NEW VOICES: Federal Judge Calls for Vast Improvements in Representation to Fix California's Broken System
Arthur L. Alarcon, a senior judge on the U.S. Court of Appeals for the 9th Circuit in Los Angeles, sharply criticized California's death penalty system and chided lawmakers for failing to provide adequate representation and funding for capital cases. Judge Alarcon, a death penalty supporter, wrote an article in the Southern California Law Review entitled "Remedies for California's Death Row Deadlock" warning that failure to address California's capital punishment problems and its backlog of cases could effectively end the death penalty in the state. He noted, "The delays in reviewing capital cases will continue to grow in California to the point where the United States Supreme Court may someday hold that such imprisonment is, in and of itself, cruel and unusual punishment."
Judge Alarcon believes the failure of the California Legislature and the governor to put more money into the process is at the root of the state's problems. California's death row is the nation's largest, with 667 people awaiting execution. The state has difficulty finding attorneys to represent these inmates on appeal because it caps their hourly rate at less than half the average awarded by federal courts in California to attorneys appointed in some civil cases. "I would be hard-pressed to explain to a bartender or a non-lawyer acquaintance how it is appropriate that an appellate lawyer who is attempting to save a human being's life is compensated at the rate of $140 per hour while the same lawyer could receive as much as $540 per hour to represent an insolvent corporation in bankruptcy proceedings," the judge wrote.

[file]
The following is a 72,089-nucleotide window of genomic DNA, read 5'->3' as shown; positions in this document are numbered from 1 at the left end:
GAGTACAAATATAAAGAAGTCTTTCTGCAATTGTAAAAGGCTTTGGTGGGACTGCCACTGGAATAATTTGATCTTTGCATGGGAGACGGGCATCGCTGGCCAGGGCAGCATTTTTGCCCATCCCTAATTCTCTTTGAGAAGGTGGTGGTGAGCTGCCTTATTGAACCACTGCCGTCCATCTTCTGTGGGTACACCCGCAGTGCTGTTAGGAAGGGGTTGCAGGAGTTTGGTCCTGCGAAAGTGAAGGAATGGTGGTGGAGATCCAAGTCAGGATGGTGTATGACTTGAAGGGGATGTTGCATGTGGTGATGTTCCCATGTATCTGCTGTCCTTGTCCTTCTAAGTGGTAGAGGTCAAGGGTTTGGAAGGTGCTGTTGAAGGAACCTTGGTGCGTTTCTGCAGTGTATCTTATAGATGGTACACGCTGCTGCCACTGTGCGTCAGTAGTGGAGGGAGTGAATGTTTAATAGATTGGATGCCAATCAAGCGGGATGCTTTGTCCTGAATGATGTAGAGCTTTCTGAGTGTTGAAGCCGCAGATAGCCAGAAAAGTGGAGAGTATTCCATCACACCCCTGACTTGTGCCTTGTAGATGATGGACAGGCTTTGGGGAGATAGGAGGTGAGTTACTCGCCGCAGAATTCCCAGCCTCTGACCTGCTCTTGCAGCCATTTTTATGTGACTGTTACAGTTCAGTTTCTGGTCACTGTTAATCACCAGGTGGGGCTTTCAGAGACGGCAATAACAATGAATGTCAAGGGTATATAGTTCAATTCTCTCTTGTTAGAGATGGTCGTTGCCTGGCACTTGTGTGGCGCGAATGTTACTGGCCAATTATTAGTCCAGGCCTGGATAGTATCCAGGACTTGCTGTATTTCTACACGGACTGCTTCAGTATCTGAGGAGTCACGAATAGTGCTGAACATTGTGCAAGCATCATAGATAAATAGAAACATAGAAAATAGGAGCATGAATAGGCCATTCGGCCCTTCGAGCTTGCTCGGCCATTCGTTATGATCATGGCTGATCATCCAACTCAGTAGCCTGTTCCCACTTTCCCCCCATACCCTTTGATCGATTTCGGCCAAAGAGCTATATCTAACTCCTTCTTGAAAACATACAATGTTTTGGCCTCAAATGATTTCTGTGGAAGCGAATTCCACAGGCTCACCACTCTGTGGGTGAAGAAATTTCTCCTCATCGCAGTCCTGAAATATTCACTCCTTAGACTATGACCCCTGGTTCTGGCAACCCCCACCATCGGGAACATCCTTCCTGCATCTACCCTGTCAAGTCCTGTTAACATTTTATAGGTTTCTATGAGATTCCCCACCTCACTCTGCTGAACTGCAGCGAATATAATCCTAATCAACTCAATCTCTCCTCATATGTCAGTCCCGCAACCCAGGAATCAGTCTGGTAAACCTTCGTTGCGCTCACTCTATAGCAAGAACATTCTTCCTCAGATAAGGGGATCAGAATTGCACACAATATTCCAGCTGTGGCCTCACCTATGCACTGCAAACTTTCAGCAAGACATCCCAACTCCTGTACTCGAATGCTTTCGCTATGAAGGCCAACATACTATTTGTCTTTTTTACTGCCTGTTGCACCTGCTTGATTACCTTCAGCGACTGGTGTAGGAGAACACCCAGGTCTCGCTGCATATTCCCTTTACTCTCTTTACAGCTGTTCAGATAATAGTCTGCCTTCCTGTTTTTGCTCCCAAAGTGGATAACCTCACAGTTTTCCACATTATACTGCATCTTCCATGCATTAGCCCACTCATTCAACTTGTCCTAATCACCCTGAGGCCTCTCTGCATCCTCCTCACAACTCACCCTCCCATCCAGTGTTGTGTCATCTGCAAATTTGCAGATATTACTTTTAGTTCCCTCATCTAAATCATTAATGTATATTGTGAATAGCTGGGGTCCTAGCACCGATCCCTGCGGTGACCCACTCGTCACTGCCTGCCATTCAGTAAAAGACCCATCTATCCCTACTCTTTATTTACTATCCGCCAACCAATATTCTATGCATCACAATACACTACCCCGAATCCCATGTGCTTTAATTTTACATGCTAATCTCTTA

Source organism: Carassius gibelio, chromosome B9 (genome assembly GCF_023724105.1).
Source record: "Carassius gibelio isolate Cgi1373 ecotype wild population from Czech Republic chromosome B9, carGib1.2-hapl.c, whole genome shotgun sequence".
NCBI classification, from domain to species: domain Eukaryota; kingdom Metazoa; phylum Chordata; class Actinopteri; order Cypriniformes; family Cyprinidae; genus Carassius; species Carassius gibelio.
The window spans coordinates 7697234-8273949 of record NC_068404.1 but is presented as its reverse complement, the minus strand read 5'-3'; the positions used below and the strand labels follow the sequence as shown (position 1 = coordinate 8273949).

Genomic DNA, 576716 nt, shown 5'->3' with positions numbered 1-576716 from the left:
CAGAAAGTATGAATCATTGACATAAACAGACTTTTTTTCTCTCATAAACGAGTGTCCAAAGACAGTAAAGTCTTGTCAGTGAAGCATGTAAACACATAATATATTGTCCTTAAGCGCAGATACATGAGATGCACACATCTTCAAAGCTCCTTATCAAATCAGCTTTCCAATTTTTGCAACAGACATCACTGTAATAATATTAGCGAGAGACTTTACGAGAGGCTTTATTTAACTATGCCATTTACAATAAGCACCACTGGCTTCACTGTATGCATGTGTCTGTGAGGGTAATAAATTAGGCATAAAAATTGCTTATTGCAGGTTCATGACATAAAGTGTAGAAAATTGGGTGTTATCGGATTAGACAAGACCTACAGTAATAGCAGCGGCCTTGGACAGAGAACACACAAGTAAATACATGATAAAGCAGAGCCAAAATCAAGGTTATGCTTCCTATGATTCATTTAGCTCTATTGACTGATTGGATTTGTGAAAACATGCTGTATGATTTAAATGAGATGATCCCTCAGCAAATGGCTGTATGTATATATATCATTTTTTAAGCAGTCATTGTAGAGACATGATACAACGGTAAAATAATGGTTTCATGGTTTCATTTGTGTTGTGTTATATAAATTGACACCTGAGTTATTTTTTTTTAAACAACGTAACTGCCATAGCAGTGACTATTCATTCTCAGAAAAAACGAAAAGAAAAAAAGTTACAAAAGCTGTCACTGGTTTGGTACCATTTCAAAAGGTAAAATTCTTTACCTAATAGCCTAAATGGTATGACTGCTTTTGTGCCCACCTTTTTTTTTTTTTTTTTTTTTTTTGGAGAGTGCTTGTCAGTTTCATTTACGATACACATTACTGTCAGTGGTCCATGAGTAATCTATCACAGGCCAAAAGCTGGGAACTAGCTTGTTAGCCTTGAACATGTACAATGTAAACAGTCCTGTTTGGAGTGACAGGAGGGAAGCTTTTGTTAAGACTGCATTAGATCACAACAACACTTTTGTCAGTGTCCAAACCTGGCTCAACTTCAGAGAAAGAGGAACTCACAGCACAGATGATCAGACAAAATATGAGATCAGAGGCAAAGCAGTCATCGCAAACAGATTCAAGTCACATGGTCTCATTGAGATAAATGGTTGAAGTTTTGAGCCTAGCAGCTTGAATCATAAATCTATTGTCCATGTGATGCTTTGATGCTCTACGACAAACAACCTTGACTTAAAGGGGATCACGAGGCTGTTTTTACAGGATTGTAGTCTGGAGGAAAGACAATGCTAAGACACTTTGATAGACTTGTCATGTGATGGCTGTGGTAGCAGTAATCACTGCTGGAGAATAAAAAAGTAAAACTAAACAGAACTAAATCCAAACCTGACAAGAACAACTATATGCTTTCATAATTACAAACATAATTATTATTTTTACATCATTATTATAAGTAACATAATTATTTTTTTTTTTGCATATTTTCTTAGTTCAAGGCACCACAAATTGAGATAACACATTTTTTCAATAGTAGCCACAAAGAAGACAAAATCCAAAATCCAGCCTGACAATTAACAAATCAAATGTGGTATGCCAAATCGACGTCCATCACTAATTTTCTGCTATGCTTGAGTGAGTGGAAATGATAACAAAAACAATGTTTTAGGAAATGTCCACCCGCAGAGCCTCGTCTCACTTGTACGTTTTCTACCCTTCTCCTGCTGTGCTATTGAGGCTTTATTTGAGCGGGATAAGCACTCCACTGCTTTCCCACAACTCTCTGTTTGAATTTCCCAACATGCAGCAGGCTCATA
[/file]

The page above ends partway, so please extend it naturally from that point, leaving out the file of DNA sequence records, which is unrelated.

In addition to not allotting enough money for trial attorneys to represent clients facing execution, the judge observed that the state fails to provide the funds necessary to investigate death penalty cases. California only permits defense attorneys to spend $25,000 investigating a capital case on appeal, a figure U.C. Berkeley law professor Elisabeth Semel said represents just a fraction of the $500,000 many firms allocate to investigate clients in post-conviction cases. Judge Alarcon's article predicted that the state's problems will only get worse, noting that no lawyers have been appointed for any death row prisoner sentenced to death since 2003. Of the 17 sentenced to death in 2002, only two have legal counsel.
Santa Clara University law professor Gerald F. Uelmen said he welcomed Judge Alarcon's comments, though he feared some of his proposed solutions, such as removing mandatory review of capital cases by the California Supreme Court, could lead to inconsistent decisions. Uelmen, who is the executive director of the California Commission on the Fair Administration of Justice, observed, "With 650 cases backed up, we have to look at all alternatives."
(H. Weinstein, Los Angeles Times, August 30, 2007). Read Judge Alarcon's article. See Costs and Representation.